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Thread: 100 rider crits

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    100 rider crits

    racing Tulsa Tough this weekend, jumped from cat5 last year to cat4 this year. The field was large (almost 100) and I started in the last 2/3 of the bunch.
    Needless to say by the time the first 25 riders were rounding the first turns I was just passing the start line. I got pulled halfway through as I was almost lapped.

    Since this is my first large scale crit, I'm just trying to make sense of it. My weighted average power was nearly identical to the same race last year, and lap times almost the same, but I can't help but be disappointed in getting pulled. Is the key to avoid getting pulled to start up in the front and avoid the yo-yo effect?

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    Quote Originally Posted by jmitro View Post
    Is the key to avoid getting pulled to start up in the front and avoid the yo-yo effect?
    Pretty much ... If you are in the back, you get gapped and the slinky effect is hard on the body. You are constantly accelerating full gas from every corner just to stay on because the farther back you are the more you get slowed before each corner.

    Those in the front can keep their speed high without expending as much energy because they get to pick their own lines and they don't have to slow for the corners. About half way through the race is when things start to even out as people get pulled from the race.

    Many times it's better to get less of a warm up and be on the front than to try and be good and warm and in the back.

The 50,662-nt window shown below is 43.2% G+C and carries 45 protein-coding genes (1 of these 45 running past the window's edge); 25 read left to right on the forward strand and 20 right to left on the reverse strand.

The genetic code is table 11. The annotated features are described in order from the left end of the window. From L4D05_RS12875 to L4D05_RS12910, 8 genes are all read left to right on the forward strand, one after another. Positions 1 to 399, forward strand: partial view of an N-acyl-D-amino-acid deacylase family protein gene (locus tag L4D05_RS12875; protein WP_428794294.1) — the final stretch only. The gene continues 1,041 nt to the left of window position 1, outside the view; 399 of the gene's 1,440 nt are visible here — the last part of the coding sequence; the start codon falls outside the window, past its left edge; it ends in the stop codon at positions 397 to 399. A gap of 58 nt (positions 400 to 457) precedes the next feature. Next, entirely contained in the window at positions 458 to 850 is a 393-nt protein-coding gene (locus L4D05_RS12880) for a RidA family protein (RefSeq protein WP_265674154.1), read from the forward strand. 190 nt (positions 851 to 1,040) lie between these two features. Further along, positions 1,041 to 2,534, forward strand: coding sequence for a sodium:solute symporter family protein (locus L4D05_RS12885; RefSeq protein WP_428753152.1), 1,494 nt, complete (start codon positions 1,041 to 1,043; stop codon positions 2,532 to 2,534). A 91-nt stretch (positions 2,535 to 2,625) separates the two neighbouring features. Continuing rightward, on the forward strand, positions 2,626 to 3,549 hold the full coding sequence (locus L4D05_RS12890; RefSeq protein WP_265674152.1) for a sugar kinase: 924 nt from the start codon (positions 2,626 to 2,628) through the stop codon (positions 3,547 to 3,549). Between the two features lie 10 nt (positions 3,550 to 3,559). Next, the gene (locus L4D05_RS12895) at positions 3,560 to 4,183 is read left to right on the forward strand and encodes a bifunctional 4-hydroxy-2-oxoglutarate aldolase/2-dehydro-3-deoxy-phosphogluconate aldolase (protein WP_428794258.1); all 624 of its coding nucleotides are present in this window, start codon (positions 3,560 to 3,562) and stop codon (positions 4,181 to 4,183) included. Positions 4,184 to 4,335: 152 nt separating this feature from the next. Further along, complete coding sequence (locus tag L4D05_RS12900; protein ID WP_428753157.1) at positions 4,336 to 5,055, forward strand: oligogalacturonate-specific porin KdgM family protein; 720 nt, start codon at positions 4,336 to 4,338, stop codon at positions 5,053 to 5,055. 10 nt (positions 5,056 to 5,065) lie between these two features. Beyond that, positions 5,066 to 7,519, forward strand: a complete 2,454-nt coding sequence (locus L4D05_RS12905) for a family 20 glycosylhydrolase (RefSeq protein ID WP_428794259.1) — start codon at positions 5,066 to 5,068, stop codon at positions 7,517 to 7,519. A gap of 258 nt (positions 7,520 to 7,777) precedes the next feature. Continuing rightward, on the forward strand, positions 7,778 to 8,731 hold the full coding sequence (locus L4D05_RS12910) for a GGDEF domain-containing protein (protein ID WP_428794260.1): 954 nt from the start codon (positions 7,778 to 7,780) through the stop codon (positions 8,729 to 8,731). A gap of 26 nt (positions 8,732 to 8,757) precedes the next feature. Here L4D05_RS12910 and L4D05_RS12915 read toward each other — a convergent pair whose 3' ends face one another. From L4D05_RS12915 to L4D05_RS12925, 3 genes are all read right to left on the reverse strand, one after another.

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    I was a course marshall at Tulsa Tough last year, at the gate by the start line. People would line up early to get in front, although the Cat 3 men jumped the fence way back and got in line, before the women had even finished.
    Tis the season for all of us not hard enough to play to belittle those not hard enough to win. We are a funny lot. - dave @ November Bicycles

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    If your average power was the same were there more surges? I don't understand how you averaged the same speed and power, as I would imagine that you would be benefiting more from the draft more in such a large field.

    No matter.

    Check out this video from Sea Otter Classic a few years back: Sea Otter Crit - Pro 1/2 - DETONATION!! - YouTube (fields have grown since then)

    There's a 90, 180, 90 turn section and a 180 followed by a hill. I've heard the course described as a paperclip.

    In 2013 my friend--a new Cat 2--tried tailgunning. He said that he almost had to put his foot down when the tail end of the group came to a stop at the 90-180-90. He and 20 other riders were pulled midway through the race, which is a terrible way to kick off a stage race.


    You just need to pick your poison in crits.